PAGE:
Right-wing students at the University of Texas-Austin, the UT chapter of the Young Conservatives of Texas, are working to create a list of all the professors at the school who are “inappropriately politicizing the classroom.” According to an article in the Daily Texan:

The organization is accepting suggestions from all students and will publish the list for students to consult in advance of Spring 2013 registration, government senior John Horton, Young Conservatives of Texas UT chapter chairman, said. Members of his organization will investigate every name submitted by auditing classes, interviewing students from the professors’ classes and evaluating the syllabus for reading materials selected, he said.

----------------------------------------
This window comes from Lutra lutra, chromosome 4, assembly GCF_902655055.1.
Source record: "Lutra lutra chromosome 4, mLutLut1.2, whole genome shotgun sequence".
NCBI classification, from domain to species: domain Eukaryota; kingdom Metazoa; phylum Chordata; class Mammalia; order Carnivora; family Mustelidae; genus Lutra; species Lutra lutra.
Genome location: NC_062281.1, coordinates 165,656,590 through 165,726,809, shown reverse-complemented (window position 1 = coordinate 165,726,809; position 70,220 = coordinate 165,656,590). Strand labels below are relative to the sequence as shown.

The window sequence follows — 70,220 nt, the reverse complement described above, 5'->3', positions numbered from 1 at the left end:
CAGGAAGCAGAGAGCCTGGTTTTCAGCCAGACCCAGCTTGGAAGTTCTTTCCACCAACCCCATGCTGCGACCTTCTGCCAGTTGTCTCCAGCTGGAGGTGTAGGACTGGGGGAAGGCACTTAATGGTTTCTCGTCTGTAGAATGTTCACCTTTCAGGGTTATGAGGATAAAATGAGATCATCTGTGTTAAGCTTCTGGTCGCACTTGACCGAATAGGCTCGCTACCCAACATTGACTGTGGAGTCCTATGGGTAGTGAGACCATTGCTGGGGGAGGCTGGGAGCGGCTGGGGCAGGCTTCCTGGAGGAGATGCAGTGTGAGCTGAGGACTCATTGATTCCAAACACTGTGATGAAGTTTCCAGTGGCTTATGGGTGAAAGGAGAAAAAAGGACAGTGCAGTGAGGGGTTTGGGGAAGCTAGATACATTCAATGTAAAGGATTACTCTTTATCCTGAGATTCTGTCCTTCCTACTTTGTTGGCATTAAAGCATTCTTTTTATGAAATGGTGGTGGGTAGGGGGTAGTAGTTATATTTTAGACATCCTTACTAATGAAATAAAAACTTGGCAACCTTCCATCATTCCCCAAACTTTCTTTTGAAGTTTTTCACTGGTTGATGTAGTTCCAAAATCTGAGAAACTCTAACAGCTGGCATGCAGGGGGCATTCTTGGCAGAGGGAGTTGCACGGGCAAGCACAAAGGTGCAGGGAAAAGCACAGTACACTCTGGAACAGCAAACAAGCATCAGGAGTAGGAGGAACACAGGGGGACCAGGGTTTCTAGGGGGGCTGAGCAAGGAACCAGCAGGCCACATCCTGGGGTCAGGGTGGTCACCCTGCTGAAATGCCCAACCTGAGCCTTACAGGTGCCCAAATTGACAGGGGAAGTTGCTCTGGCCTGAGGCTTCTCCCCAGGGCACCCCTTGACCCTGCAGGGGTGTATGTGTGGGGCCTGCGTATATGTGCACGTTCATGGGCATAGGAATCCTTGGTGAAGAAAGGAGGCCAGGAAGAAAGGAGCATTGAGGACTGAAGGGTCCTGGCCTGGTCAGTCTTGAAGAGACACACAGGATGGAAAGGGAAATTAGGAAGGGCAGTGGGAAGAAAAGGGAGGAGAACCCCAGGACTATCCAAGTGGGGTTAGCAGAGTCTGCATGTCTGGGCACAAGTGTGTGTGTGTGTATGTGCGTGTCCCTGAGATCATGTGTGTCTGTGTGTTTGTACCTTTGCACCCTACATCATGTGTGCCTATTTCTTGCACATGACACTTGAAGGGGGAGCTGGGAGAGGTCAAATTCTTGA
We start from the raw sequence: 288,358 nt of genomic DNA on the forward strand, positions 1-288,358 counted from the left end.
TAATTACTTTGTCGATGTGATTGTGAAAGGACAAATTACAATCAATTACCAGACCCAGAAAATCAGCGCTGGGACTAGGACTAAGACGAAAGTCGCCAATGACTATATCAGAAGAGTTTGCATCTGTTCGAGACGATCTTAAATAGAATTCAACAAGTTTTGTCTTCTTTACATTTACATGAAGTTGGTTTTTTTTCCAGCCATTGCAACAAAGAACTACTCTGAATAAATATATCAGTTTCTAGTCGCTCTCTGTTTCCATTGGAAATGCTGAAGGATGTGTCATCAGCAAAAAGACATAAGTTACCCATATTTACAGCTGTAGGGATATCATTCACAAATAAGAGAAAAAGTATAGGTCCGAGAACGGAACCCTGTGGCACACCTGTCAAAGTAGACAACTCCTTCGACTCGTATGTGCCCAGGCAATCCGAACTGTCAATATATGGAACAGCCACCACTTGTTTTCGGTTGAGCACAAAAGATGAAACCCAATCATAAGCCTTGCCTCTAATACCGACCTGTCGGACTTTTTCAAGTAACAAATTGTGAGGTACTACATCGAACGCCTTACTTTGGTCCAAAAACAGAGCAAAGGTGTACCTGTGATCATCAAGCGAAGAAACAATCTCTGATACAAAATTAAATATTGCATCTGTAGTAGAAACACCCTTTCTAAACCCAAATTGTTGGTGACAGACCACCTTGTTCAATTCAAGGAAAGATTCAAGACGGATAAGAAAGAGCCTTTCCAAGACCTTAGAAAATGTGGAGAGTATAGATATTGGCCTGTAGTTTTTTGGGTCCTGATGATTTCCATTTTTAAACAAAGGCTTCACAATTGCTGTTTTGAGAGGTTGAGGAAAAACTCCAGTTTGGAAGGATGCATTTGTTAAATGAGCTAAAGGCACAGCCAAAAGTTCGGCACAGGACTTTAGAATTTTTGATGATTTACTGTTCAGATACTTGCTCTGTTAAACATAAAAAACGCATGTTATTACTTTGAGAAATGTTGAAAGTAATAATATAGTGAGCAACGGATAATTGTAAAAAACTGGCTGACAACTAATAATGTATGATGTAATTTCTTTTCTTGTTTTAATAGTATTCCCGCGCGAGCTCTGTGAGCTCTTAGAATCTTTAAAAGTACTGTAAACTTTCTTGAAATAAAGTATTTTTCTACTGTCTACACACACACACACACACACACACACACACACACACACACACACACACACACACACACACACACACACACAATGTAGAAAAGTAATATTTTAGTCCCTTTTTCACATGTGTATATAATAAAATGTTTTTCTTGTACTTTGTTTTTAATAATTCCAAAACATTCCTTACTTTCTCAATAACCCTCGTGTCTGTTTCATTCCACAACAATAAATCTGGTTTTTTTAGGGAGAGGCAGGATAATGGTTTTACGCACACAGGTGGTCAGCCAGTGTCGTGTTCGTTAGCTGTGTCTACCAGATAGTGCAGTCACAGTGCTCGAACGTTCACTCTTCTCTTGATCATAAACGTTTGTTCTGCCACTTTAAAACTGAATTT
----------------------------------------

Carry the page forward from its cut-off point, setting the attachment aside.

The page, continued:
“We’ll get a lot of submissions, but most of them will probably not end up on the list,” Horton said. “You can have a devout, open communist or an open neo-conservative professor that tells you they are openly that way. If they allow for dissenting opinion, that’s perfectly fine with us.”

It’s unclear what criteria they’ll use to decide whether or not someone goes on the list. What does “allow for dissenting opinion” mean, really? Part of the problem is that one man’s “dissenting opinion” is another man’s “inaccurate statement.” Is there such a thing as appropriately politicizing the classroom?

Furthermore, it seems obviously easier to avoid appearing on the list if one teaches, say, Organic Chemistry, than if one teaches Intro to American Government. Political opinions creep into political classes far more often than they do other subject areas.

The organization has published the inappropriately politicizing professors list before, though not since 2007.

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Daniel Luzer is the news editor at Governing Magazine and former web editor of the Washington Monthly. Find him on Twitter: @Daniel_Luzer